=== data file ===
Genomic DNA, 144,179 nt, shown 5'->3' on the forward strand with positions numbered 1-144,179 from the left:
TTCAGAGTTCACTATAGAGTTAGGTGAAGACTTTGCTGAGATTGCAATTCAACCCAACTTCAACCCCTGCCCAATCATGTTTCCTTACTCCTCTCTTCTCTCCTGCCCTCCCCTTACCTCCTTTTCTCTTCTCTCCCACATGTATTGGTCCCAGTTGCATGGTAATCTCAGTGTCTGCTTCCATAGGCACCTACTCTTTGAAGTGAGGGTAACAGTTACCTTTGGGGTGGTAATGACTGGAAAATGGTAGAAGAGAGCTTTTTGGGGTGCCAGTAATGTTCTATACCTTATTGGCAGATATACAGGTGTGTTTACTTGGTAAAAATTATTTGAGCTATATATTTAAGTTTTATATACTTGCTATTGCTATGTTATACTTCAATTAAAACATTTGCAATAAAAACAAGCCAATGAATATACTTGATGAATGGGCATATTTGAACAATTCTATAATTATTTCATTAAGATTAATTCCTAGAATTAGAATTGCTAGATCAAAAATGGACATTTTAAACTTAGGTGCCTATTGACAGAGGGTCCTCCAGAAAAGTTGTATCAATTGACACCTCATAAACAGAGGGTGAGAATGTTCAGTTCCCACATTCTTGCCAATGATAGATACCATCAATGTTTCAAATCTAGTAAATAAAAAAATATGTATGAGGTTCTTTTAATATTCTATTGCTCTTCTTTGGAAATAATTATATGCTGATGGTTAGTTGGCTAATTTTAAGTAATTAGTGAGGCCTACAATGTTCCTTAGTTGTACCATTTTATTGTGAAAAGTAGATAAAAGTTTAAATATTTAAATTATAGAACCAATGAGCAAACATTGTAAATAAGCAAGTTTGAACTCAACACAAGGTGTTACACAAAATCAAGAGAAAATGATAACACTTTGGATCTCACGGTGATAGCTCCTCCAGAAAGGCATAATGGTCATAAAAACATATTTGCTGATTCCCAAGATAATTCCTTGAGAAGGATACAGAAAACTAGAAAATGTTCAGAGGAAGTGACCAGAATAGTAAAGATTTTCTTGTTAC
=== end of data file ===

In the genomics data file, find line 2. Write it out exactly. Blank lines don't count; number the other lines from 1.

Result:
TTCAGAGTTCACTATAGAGTTAGGTGAAGACTTTGCTGAGATTGCAATTCAACCCAACTTCAACCCCTGCCCAATCATGTTTCCTTACTCCTCTCTTCTCTCCTGCCCTCCCCTTACCTCCTTTTCTCTTCTCTCCCACATGTATTGGTCCCAGTTGCATGGTAATCTCAGTGTCTGCTTCCATAGGCACCTACTCTTTGAAGTGAGGGTAACAGTTACCTTTGGGGTGGTAATGACTGGAAAATGGTAGAAGAGAGCTTTTTGGGGTGCCAGTAATGTTCTATACCTTATTGGCAGATATACAGGTGTGTTTACTTGGTAAAAATTATTTGAGCTATATATTTAAGTTTTATATACTTGCTATTGCTATGTTATACTTCAATTAAAACATTTGCAATAAAAACAAGCCAATGAATATACTTGATGAATGGGCATATTTGAACAATTCTATAATTATTTCATTAAGATTAATTCCTAGAATTAGAATTGCTAGATCAAAAATGGACATTTTAAACTTAGGTGCCTATTGACAGAGGGTCCTCCAGAAAAGTTGTATCAATTGACACCTCATAAACAGAGGGTGAGAATGTTCAGTTCCCACATTCTTGCCAATGATAGATACCATCAATGTTTCAAATCTAGTAAATAAAAAAATATGTATGAGGTTCTTTTAATATTCTATTGCTCTTCTTTGGAAATAATTATATGCTGATGGTTAGTTGGCTAATTTTAAGTAATTAGTGAGGCCTACAATGTTCCTTAGTTGTACCATTTTATTGTGAAAAGTAGATAAAAGTTTAAATATTTAAATTATAGAACCAATGAGCAAACATTGTAAATAAGCAAGTTTGAACTCAACACAAGGTGTTACACAAAATCAAGAGAAAATGATAACACTTTGGATCTCACGGTGATAGCTCCTCCAGAAAGGCATAATGGTCATAAAAACATATTTGCTGATTCCCAAGATAATTCCTTGAGAAGGATACAGAAAACTAGAAAATGTTCAGAGGAAGTGACCAGAATAGTAAAGATTTTCTTGTTAC